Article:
Estate Planning – Getting Your Affairs in Order 

1.  Last Wills and Testaments (Wills) -

a. Cornerstone document for tax planning and selection of beneficiaries -

b. Augmented with powers of attorney and directives to physicians –

c. Can use Wills and Trusts in tandem to achieve multigenerational transfers –

d. Simple Wills are adequate for most estates.

2.  Trusts -

a. Two types –

(1) Inter vivos are set up during a person’s life.

(a) Revocable (Living) can be changed.

(i) Limited tax savings –

(ii) Assets must be retitled.

(iii) Safety requires a pour-over Will.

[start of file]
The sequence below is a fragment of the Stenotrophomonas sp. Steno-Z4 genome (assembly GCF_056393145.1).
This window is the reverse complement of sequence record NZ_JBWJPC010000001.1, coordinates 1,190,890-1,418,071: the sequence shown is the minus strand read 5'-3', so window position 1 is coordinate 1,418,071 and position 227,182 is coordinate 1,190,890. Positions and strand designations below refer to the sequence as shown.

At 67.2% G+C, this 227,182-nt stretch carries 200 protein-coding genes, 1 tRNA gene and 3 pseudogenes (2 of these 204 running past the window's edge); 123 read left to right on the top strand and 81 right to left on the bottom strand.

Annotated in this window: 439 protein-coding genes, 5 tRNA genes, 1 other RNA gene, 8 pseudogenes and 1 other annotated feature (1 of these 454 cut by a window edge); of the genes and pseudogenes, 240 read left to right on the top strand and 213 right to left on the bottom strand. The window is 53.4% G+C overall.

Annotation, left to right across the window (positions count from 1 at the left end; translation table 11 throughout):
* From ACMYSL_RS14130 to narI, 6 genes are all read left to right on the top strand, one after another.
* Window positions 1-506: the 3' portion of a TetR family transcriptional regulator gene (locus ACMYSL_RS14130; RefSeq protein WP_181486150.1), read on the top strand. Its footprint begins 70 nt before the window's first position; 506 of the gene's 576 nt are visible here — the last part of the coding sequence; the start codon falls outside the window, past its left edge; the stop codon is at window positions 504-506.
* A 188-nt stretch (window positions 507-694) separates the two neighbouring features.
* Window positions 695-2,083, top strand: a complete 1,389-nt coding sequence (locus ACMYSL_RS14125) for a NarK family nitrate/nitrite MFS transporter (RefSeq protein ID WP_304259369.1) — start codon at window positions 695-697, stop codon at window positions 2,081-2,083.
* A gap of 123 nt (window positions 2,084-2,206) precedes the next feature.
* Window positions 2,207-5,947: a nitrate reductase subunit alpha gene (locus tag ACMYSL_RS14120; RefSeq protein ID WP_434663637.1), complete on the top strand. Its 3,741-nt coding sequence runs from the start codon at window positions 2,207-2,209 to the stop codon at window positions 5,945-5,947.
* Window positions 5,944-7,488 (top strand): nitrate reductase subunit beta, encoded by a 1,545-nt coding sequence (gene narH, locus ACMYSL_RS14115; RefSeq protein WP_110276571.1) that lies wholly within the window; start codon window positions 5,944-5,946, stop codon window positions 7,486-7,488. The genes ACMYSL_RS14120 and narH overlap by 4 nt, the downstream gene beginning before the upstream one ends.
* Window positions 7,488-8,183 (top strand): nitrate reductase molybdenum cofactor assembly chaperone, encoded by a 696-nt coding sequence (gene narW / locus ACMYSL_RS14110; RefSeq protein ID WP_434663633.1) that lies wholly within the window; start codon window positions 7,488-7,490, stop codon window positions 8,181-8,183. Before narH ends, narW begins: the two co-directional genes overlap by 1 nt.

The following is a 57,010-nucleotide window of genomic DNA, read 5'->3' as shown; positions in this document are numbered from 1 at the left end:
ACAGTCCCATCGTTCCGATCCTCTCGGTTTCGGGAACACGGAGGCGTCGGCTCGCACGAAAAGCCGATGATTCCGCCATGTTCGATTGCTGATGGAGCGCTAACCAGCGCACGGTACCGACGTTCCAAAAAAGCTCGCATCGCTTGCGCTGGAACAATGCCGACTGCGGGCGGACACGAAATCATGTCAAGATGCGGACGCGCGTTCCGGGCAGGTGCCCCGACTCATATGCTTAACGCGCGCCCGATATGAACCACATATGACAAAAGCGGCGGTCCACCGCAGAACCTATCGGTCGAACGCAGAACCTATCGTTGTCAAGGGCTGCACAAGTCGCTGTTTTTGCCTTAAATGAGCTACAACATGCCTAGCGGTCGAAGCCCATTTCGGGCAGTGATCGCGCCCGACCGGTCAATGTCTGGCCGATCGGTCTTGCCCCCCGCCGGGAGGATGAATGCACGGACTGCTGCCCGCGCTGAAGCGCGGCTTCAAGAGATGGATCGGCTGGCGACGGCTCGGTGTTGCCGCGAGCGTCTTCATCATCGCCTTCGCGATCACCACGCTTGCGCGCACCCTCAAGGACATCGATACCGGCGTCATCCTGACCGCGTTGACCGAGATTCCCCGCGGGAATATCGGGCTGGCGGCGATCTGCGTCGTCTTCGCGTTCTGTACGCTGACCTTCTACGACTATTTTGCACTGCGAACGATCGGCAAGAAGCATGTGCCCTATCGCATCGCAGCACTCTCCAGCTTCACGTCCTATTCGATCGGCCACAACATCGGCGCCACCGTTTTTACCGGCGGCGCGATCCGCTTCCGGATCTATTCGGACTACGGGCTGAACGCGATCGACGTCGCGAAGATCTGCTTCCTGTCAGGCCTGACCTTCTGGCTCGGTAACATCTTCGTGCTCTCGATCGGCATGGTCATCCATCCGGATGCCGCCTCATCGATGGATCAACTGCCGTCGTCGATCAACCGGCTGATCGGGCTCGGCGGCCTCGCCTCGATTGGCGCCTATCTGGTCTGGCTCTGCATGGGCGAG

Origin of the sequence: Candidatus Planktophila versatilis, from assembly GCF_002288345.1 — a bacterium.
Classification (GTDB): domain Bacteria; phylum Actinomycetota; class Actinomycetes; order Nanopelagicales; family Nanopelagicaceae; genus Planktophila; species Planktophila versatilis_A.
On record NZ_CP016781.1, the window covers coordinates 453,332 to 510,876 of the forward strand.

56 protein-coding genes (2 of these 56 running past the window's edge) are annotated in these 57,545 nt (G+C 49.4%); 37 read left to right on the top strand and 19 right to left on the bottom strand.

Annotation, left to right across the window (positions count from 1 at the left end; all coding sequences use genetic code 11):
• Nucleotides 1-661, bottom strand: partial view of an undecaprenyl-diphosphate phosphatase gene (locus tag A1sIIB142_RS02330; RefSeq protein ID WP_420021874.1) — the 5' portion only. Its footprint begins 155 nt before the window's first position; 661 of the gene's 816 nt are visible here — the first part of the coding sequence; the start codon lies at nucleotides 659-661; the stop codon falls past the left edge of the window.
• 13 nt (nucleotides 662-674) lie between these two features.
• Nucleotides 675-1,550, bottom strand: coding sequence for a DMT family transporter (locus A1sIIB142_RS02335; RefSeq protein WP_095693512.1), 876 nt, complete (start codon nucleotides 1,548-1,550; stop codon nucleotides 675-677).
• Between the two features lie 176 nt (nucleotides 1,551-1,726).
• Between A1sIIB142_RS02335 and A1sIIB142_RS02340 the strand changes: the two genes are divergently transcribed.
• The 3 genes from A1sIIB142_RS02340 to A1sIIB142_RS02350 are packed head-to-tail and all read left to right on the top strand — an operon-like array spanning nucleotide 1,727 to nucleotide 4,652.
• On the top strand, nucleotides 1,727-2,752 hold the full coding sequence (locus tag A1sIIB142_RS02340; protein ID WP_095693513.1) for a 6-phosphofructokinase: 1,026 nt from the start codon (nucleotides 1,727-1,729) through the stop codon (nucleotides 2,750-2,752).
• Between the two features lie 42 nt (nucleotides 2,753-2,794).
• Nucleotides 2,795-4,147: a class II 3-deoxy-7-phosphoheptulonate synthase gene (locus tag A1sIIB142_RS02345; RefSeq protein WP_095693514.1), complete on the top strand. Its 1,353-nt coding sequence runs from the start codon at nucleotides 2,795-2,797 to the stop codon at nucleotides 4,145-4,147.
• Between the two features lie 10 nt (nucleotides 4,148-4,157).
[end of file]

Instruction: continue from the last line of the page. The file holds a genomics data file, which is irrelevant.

(b) Irrevocable rarely can be changed.

(i) Good tax savings available –

(ii) Need recanting to change -

(2) Testamentary are set out in a decedent’s Will.

b. All involve a grantor (settlor), trustee(s), and beneficiary(ies).

c. Income and estate tax implications -

3.  Retirement planning other than Wills and Trusts -

a. IRAs, 401(k)s, and 403(b)s -

b. Life insurance -

c. Annuities –

d. Social Security benefits –

e. Brokerage accounts –

f. Jointly owned property

4.  What happens with little or no estate planning

a. State law makes a Will for you.

b. Large estates forfeit taxes to the IRS

c. You cannot purposely shape your legacy.

d. Avoiding family disputes –

e. Digital assets jeopardized. 

5.  Helping Children and Grandchildren -

a. 529 plans -

b. As trust beneficiaries -

c. Provide guardians of the person and the estate -